numero rivista e pagine: HSR Proceedings in Intensive Care and Cardiovascular Anesthesia 2013; 5(2): 85-88
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Organ-conserving cardiac surgery

Authors: B. Rylski*, F. Beyersdorf

Heart Centre Freiburg University, Freiburg, Germany

Corresponding author: * Corresponding author:
Bartosz Rylski, MD
Heart Centre Freiburg University
Hugstetter Str. 55
79106 Freiburg, Germany
E-mail: bartosz.rylski@universitaets-herzzentrum.de


The goal of organ-conserving cardiac surgery is the preservation of heart function in the setting of heart failure. One way to improve heart function is left ventricular surgical reconstruction. This article briefly reviews the pathophysiology of left ventricular cardiomyopathy and the evolution of surgical left ventricular reconstruction techniques. These techniques are now part of a well-accepted concept with satisfactory perioperative mortality and morbidity. Further studies are warranted before definitive recommendations regarding surgical ventricular reconstruction can be given. 


Keywords: left ventricular surgical reconstruction, surgical techniques, heart failure


There are a variety of options for patients with severe cardiomyopathy being evaluated for surgical therapy. These include cardiac resynchronization therapy, surgical coronary revascularization, valve repair or replacement, implantation of ventricular assist devices and heart transplantation. One of the most challenging tasks for cardiac surgeons, however, is organ-conserving cardiac surgery, which should be considered before the ultimate treatment with assist device implantation or heart transplantation comes to mind.

The term “conserve” is defined by the Oxford Dictionaries, http://oxforddictionaries.com (accessed 18 January 2013) as protection from harm or destruction. Organ-conserving surgery is usually applied to the field of oncology and means surgery designed to preserve, or to remove, diseased or injured organs or tissues with minimal risk. In cardiac surgery, the term “organ conserving strategy” may refer to the preservation of heart function in the setting of heart failure. In patients with complications after myocardial infarction (MI), such as severe remodeling, left ventricular dilatation, functional mitral insufficiency and impaired left ventricular (LV) function, one technique used in the organ-conserving strategy is surgical ventricular reconstruction (SVR).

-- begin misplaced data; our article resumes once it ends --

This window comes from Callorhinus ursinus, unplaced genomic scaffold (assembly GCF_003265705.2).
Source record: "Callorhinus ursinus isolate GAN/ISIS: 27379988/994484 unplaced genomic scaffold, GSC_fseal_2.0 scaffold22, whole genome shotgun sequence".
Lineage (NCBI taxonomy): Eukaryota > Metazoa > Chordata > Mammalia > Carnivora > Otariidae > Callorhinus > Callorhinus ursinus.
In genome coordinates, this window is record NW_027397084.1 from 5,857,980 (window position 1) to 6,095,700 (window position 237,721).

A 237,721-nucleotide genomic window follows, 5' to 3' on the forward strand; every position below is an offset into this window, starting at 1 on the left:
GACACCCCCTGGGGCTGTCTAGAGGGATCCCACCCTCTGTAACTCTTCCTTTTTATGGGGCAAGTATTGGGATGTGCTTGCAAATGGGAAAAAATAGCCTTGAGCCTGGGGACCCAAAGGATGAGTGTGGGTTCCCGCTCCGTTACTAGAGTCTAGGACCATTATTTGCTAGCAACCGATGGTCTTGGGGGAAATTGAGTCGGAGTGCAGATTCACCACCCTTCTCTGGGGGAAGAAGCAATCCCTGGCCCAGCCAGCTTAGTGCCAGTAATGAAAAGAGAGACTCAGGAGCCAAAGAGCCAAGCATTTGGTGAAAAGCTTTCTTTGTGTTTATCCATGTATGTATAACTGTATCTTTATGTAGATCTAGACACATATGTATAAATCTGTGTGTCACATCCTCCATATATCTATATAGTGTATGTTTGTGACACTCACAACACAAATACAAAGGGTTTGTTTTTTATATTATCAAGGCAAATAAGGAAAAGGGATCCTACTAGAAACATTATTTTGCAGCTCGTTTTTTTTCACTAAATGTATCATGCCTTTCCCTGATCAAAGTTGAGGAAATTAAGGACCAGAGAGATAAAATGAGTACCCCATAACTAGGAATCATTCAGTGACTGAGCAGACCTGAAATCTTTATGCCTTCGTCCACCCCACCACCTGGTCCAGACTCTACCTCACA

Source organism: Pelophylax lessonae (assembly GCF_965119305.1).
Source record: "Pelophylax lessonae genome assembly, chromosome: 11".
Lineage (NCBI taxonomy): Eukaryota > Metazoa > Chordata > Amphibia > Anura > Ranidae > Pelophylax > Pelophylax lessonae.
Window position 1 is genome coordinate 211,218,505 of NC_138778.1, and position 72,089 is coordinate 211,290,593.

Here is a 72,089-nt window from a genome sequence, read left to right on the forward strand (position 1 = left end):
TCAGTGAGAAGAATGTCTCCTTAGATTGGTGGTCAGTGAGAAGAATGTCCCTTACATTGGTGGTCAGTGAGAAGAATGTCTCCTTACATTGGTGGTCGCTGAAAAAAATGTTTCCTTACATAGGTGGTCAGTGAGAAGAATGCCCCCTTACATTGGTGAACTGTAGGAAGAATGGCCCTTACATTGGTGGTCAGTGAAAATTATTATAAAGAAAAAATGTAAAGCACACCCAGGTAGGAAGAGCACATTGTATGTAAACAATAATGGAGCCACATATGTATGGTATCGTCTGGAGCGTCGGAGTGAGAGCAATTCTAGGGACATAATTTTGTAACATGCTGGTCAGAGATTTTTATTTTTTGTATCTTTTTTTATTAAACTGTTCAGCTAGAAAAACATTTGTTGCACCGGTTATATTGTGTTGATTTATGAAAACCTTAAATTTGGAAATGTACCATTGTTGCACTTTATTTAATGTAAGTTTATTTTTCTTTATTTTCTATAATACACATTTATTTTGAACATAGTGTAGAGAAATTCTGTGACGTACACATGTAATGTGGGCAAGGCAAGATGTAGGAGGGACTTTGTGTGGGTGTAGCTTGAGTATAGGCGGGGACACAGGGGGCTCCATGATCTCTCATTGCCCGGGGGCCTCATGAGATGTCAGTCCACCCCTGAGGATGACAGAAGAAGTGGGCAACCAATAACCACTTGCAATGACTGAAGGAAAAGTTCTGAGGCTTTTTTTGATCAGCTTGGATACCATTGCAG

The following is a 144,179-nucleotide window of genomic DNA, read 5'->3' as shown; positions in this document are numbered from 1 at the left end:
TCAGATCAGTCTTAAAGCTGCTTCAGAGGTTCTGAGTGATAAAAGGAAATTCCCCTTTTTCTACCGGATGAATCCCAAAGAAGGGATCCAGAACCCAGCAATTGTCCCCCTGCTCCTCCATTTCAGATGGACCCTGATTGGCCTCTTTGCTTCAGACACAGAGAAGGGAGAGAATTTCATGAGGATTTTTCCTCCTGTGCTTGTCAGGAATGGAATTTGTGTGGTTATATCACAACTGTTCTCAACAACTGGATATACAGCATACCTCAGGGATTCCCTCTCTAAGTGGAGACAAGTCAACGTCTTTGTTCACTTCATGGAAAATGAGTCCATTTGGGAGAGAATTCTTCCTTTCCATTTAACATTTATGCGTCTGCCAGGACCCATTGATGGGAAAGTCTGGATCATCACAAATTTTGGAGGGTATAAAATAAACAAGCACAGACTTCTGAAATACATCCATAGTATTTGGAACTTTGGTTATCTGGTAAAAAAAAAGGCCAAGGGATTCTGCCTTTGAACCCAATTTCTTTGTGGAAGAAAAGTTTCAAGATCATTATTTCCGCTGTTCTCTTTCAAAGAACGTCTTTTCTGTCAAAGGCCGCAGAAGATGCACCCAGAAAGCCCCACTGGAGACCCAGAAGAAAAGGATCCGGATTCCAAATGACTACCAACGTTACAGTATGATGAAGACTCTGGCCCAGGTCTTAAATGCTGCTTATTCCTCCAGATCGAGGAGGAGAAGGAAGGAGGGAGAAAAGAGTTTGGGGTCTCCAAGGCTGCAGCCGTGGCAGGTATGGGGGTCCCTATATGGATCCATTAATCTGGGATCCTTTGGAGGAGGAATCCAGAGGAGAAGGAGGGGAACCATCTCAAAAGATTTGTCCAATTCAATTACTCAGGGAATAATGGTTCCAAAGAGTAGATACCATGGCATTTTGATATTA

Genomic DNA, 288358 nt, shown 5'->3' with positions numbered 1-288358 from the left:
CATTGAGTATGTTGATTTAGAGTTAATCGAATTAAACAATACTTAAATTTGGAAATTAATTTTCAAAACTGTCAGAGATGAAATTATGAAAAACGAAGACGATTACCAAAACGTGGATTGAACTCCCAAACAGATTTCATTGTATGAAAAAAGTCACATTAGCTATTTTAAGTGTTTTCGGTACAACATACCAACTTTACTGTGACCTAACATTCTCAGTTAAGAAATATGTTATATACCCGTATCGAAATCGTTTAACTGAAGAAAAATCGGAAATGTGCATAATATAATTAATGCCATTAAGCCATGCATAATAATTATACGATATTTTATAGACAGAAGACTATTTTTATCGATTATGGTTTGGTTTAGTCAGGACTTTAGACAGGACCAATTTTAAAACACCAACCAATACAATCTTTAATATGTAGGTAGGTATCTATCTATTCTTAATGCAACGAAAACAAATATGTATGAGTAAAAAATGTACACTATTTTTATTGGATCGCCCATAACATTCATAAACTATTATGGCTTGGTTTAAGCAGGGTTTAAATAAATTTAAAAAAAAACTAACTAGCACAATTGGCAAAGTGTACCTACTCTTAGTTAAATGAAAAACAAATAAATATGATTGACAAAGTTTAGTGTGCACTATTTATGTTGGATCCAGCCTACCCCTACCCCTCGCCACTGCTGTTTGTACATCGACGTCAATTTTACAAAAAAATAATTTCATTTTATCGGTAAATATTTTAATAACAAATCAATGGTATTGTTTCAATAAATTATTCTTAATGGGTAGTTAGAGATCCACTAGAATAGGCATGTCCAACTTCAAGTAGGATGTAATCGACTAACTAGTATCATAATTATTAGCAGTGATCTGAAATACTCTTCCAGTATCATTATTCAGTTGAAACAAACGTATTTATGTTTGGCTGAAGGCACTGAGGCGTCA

This article briefly reviews the pathophysiology of LV-remodeling and the evolution of surgical techniques used for SVR.


Pathophysiology of LV remodeling

In ischemic cardiomyopathy, LV remodeling begins within the first few hours after a myocardial infarction [1]. Remodeling is, in fact, a complex phenomenon, which involves myocyte stretch and is associated with increased expression of angiotensin II, norepinephrine and endothelin [2]. These neurohormonal changes lead to myocyte hypertrophy, collagen synthesis, fibrosis and remodeling of the extracellular matrix.

The changes at the molecular and cellular levels lead to structural myocardial alterations, including chamber dilatation, altered configuration and increased wall stress. This domino effect starts with occlusion of one of the main coronary arteries. To compensate for the acutely reduced ventricular contractility, the volume increases, which is interpreted as an effort to maintain normal cardiac output.